For thousands of years, the primary way humans record and exchange information has remained the same: we've used language. Pictures and numbers are important too, but the history of humankind is mostly written in words.
Businesses and other enterprises are no exception to this rule. Customer communication is done through words. Internal communication is done through words. Information is gathered largely through words. Meetings, phone calls, e-mail, instant messaging, reading on the Web -- taken together, those play a much larger role in most knowledge workers' lives than numbers, graphics or routine transactions.
So do enterprises have comprehensive strategies for managing all these words? No way. You can hardly be in business these days unless you have sophisticated ways to manage, understand, analyze, exploit and add to structured data. But technology and business strategies for dealing with textual data are vastly more primitive. And the situation is worse yet for voice information (which is basically like text, except that it's dirty and highly uncompressed).
To be sure, there have been some beginnings. Search, text indexing and/or what generally passes for knowledge management have become must-haves at many companies, as has content management. Storage strategies are increasingly taking account of the non updatable nature of most documents. Text mining is a small but fast-growing market with a number of hot subsectors.
Procter & Gamble even has one computational linguist among its 120,000-plus employees and may hire a second next year. Yet vastly more work is needed, and the time has come for a comprehensive roadmap towards acquiring a management strategy for linguistic content.
But before drawing such a map, we should get a clearer view of our destination. What should a business hope to accomplish through the electronic management of text? A good core list might be as follows:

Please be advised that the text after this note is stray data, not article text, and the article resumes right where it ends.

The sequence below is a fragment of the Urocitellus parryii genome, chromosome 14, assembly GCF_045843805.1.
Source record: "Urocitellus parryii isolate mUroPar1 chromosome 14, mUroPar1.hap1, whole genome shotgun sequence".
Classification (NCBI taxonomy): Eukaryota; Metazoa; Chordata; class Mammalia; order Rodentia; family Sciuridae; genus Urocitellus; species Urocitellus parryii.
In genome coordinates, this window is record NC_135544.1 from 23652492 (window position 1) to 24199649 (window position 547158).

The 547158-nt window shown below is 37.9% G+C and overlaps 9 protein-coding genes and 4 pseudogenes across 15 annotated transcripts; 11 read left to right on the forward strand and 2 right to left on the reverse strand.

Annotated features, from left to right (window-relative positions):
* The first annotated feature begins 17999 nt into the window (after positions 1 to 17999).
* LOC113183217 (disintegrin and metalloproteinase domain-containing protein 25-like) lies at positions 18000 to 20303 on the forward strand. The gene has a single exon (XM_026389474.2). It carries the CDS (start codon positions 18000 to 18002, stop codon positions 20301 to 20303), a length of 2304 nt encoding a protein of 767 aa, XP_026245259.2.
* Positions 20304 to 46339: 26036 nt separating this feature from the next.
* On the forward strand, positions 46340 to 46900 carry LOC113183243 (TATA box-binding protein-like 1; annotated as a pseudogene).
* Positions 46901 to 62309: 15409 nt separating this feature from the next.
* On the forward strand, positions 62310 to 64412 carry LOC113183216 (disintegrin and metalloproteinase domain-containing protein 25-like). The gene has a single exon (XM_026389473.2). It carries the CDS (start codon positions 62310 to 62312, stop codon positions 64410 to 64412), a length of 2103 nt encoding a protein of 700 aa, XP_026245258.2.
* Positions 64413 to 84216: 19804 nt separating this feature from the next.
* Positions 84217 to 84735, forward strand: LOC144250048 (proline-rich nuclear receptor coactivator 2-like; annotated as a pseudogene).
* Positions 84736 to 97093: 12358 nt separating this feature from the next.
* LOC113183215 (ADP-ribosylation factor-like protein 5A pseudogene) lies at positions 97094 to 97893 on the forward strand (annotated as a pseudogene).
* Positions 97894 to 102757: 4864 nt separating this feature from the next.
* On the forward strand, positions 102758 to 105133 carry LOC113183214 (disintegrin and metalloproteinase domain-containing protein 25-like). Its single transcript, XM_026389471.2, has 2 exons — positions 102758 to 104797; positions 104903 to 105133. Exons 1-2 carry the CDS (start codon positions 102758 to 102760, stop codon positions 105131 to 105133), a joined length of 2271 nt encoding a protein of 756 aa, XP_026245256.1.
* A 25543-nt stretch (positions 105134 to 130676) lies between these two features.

Search and document-finding: For many people, text management begins and ends with search. But even if you believe that, there are many kinds of search, each with its own difficulties. You want to present information to customers, partners and employees. Some of it you really want to press on them for marketing purposes, whether or not it's exactly what they most want to see. In other cases, you want to help somebody find a needle in a haystack -- without being sure that the needle even exists in the first place. Document formats range from Web pages to e-mail to Office output and keep going from there; modern enterprise search tools typically recognize well over 100 file types.
To slice it another way, search is needed in almost every department and function: sales, Web marketing, engineering, recruiting and employee-facing human resources to name just a few. But the requirements and challenges of each of those applications can be so different as to require a whole different set of technologies and business processes to make them work.
Object-finding: Documents aren't the only targets for search engines. Pictures, video, audio, structured records -- all can be found through text search. Text search for structured records is particularly important. It's central to online catalogue sales, and it's also crucial to a number of compliance initiatives that are hastening the adoption of text technology.
Knowledge (re)discovery: Search technology and its use may be primitive, but most enterprises are at least making efforts in those areas. Knowledge extraction and text mining are equally important, however, and many companies haven't even begun to consider them. Much like search, text mining can be applied to almost any area of a business -- customer communication, marketing analysis, engineering, HR and plenty more. And the same goes for more targetted, less statistical forms of information extraction as well.
Regulatory compliance: One group of text applications deserves particular attention: those that can help you obey the law. Regulatory mandates for text commonly come in two kinds. One is simply document collection and retention, to be done as completely, securely, cost-effectively and search-friendly as possible. The other is risk monitoring. Whether they're checking for internal fraud (for the Sarbanes-Oxley Act), or drug side effects, companies increasingly have the legal duty to act upon signs of trouble, no matter what form those signs first appear in. And without text analytics, even recognizing those signs in the first place is an expensive manual process.